By Hilary Burrage
One of the most memorable stories I ever heard was from a civil engineer who was asked about the achievement of which he was most proud. He immediately said it was being invited to first turn on the tap which he had installed to deliver clean running water to an African village where there had previously been no supply.
And now Water Aid has decided to share in real time their account of an even more ambitious project in Malawi, set against demanding deadlines…

Time is short
There are two pressing deadlines for WaterAid‘s Big Dig, a programme which aims to supply fresh running water and latrines in Malawi – a country where 1 in 5 people have no supply of clean water, and nearly 1 in 2 must cope with the indignity of nowhere safe to go to the toilet.

The first deadline is the seasons. The rains will come in November. That rain will wash dirt into water sources and will spread diseases, making it impossible to dig and build.

But even more immediate is a political deadline. The UK Government has undertaken to match pound-for-pound all donations, but only until 18 September.

Watch progress in real-time
A finely judged YouTube film just released shows in human terms why the Big Dig aims to install clean running water and hygienic sanitation in villages where these essentials are missing. Likewise, the Big Dig blog is being constantly updated with real stories about real people.

And alongside the action, literally on the ground, there’s realtime information on how the Big Dig financial appeal is going. You can see it here.

Lessons from history
It feels strange to think of having no water when (June 2012), hosepipe bans or not, the UK seems awash with the stuff; but perhaps we take our long established albeit creaking water supply far too much for granted.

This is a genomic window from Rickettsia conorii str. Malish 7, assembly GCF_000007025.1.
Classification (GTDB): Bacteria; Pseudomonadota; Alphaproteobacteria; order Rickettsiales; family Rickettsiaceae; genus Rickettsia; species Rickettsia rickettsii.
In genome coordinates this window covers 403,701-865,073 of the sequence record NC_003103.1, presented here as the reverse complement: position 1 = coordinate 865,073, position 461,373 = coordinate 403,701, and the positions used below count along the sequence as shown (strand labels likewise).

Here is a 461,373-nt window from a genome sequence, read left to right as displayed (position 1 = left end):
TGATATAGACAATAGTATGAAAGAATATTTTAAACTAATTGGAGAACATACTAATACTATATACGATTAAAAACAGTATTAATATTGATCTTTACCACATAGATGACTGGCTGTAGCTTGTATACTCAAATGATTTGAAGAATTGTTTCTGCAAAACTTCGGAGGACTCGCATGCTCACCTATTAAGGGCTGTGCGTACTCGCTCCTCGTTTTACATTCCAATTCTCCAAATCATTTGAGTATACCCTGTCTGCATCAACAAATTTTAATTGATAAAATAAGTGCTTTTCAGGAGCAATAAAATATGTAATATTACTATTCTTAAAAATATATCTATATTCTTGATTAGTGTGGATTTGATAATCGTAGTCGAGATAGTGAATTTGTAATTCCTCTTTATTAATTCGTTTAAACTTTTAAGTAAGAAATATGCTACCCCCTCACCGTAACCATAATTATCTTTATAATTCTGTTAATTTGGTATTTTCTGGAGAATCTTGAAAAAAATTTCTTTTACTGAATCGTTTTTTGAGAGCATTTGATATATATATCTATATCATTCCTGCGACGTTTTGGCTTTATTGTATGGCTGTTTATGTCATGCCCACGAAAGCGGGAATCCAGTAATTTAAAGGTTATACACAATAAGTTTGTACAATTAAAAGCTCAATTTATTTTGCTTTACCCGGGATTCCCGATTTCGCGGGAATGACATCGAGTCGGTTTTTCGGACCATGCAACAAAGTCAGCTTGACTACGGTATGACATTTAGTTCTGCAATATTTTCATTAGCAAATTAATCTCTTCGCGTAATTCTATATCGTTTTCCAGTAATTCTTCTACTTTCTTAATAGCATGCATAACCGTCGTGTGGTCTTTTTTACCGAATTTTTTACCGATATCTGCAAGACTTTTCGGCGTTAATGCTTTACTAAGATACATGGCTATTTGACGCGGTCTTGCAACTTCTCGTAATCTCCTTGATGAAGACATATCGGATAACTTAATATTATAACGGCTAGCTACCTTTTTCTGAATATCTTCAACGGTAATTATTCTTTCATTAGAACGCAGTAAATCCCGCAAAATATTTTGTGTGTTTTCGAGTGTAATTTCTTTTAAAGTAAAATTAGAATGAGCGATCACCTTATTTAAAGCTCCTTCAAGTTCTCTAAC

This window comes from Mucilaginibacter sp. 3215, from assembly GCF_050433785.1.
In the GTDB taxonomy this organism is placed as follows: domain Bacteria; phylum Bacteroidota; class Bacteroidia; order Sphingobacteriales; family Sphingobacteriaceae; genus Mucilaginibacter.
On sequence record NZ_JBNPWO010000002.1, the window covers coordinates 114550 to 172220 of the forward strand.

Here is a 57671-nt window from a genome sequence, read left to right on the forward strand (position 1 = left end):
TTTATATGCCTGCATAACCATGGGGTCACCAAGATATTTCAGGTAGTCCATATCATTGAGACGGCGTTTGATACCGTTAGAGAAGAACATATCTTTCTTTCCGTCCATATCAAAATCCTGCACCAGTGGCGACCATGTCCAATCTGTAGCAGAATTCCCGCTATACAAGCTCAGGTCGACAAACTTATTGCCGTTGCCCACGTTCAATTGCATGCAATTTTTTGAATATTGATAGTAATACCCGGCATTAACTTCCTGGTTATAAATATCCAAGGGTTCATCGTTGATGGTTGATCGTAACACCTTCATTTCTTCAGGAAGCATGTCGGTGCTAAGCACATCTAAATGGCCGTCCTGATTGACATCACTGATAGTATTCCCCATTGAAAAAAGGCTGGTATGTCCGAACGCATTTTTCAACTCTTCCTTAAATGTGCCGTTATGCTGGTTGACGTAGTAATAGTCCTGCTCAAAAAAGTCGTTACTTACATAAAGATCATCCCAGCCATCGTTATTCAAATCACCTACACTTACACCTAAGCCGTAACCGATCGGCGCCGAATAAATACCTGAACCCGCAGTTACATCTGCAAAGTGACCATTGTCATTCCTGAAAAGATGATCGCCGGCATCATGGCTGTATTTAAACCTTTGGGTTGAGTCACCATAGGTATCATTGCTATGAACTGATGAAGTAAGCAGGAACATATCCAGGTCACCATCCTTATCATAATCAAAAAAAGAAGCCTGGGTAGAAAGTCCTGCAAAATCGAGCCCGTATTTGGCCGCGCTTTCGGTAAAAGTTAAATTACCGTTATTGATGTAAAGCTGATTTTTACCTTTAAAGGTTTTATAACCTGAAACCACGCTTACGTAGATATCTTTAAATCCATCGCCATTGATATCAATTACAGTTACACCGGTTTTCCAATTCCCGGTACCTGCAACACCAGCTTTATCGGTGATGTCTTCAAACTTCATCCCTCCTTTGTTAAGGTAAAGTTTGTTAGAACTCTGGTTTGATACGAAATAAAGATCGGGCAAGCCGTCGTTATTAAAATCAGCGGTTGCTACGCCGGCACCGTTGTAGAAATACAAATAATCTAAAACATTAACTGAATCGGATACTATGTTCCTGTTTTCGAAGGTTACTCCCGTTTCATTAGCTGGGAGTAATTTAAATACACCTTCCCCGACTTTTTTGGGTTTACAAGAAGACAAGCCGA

With the 1866 Sanitary Act Victorian Britain led the way in establishing a modern system of sanitation and water supplies. We must remember however that at least in part this legislation arose from the Great Stink of 1858, when sewer-related odours arising from the River Thames were so unpleasant that Parliament decreed something must be done right now.

But still, more than 150 years later, there are people whose daily lives are blighted by a lack of proper latrines and decent water supplies. And the UK Government – in a move which seems somehow to reflect the response of Parliament of 1858 – has said that, for a very short while, it will match whatever British citizens will give to help make the Big Dig also a Big Success.

Water is a resource
Water is not ‘just’ a moral issue, though the case for everyone to have decent water is without doubt morally compelling.

Without clean water people get ill and even sometimes die; they are undernourished, their lives are marred in many ways. These facts alone are enough to justify every effort to supply the water. Poor health and poverty are personally miserable, just they are also a drain on meagre resources.

But water is also and increasingly an international currency, it’s an essential for economic prosperity just as it is, even more pressingly, for overall sustainability. Seen in this way, the enlightened self-interest of supporting water-short nations to become more water resilient becomes clear.

The future?
It is in no-one’s interests to deny their fellow human beings fundamental resources such as water. Avoidable gaps in wealth – water ultimately at least as much I suspect as money – are a route to international instability

And perhaps decent water supplies, with hours every day now not required to collect whatever quality of it can be found, will release some people, for instance in Malawi, to use their energies in different and more economically productive ways. We shall have to wait and see.

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